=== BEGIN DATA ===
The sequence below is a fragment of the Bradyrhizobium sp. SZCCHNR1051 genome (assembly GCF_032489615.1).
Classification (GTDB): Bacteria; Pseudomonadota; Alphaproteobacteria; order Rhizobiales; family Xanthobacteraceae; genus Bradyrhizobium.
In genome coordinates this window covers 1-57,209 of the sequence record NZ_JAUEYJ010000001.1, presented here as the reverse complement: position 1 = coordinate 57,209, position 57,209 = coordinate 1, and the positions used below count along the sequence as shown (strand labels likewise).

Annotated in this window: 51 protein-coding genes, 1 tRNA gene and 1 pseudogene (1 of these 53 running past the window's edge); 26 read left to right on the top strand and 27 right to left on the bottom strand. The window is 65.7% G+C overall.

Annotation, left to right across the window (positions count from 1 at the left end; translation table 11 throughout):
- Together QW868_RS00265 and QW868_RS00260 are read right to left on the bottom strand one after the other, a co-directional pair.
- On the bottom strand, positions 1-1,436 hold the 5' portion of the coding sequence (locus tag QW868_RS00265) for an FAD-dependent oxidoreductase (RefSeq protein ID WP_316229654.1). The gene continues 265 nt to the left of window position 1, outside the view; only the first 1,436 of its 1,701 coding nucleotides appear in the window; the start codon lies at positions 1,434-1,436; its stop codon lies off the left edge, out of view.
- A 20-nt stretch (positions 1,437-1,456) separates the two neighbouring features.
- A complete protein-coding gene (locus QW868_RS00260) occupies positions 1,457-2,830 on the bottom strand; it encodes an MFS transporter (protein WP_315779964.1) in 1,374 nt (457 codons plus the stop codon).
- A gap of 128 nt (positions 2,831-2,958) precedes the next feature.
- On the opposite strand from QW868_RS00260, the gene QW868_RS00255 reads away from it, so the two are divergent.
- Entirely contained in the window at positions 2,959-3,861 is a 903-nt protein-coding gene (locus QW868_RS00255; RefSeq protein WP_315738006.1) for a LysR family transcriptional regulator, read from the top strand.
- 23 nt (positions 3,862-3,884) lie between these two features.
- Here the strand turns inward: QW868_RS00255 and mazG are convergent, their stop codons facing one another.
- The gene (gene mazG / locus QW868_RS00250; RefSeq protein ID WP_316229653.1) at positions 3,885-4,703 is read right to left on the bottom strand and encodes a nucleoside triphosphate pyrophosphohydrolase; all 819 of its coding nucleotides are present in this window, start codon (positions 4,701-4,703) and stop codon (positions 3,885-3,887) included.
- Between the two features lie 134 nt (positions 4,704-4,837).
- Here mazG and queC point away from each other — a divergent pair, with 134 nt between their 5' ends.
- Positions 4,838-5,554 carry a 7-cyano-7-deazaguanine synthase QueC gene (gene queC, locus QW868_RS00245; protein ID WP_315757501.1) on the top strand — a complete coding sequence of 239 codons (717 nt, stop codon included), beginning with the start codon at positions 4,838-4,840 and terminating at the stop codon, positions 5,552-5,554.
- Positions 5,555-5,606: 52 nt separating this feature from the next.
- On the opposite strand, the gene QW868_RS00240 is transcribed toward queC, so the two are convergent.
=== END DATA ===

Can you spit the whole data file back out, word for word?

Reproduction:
The sequence below is a fragment of the Bradyrhizobium sp. SZCCHNR1051 genome (assembly GCF_032489615.1).
Classification (GTDB): Bacteria; Pseudomonadota; Alphaproteobacteria; order Rhizobiales; family Xanthobacteraceae; genus Bradyrhizobium.
In genome coordinates this window covers 1-57,209 of the sequence record NZ_JAUEYJ010000001.1, presented here as the reverse complement: position 1 = coordinate 57,209, position 57,209 = coordinate 1, and the positions used below count along the sequence as shown (strand labels likewise).

Annotated in this window: 51 protein-coding genes, 1 tRNA gene and 1 pseudogene (1 of these 53 running past the window's edge); 26 read left to right on the top strand and 27 right to left on the bottom strand. The window is 65.7% G+C overall.

Annotation, left to right across the window (positions count from 1 at the left end; translation table 11 throughout):
- Together QW868_RS00265 and QW868_RS00260 are read right to left on the bottom strand one after the other, a co-directional pair.
- On the bottom strand, positions 1-1,436 hold the 5' portion of the coding sequence (locus tag QW868_RS00265) for an FAD-dependent oxidoreductase (RefSeq protein ID WP_316229654.1). The gene continues 265 nt to the left of window position 1, outside the view; only the first 1,436 of its 1,701 coding nucleotides appear in the window; the start codon lies at positions 1,434-1,436; its stop codon lies off the left edge, out of view.
- A 20-nt stretch (positions 1,437-1,456) separates the two neighbouring features.
- A complete protein-coding gene (locus QW868_RS00260) occupies positions 1,457-2,830 on the bottom strand; it encodes an MFS transporter (protein WP_315779964.1) in 1,374 nt (457 codons plus the stop codon).
- A gap of 128 nt (positions 2,831-2,958) precedes the next feature.
- On the opposite strand from QW868_RS00260, the gene QW868_RS00255 reads away from it, so the two are divergent.
- Entirely contained in the window at positions 2,959-3,861 is a 903-nt protein-coding gene (locus QW868_RS00255; RefSeq protein WP_315738006.1) for a LysR family transcriptional regulator, read from the top strand.
- 23 nt (positions 3,862-3,884) lie between these two features.
- Here the strand turns inward: QW868_RS00255 and mazG are convergent, their stop codons facing one another.
- The gene (gene mazG / locus QW868_RS00250; RefSeq protein ID WP_316229653.1) at positions 3,885-4,703 is read right to left on the bottom strand and encodes a nucleoside triphosphate pyrophosphohydrolase; all 819 of its coding nucleotides are present in this window, start codon (positions 4,701-4,703) and stop codon (positions 3,885-3,887) included.
- Between the two features lie 134 nt (positions 4,704-4,837).
- Here mazG and queC point away from each other — a divergent pair, with 134 nt between their 5' ends.
- Positions 4,838-5,554 carry a 7-cyano-7-deazaguanine synthase QueC gene (gene queC, locus QW868_RS00245; protein ID WP_315757501.1) on the top strand — a complete coding sequence of 239 codons (717 nt, stop codon included), beginning with the start codon at positions 4,838-4,840 and terminating at the stop codon, positions 5,552-5,554.
- Positions 5,555-5,606: 52 nt separating this feature from the next.
- On the opposite strand, the gene QW868_RS00240 is transcribed toward queC, so the two are convergent.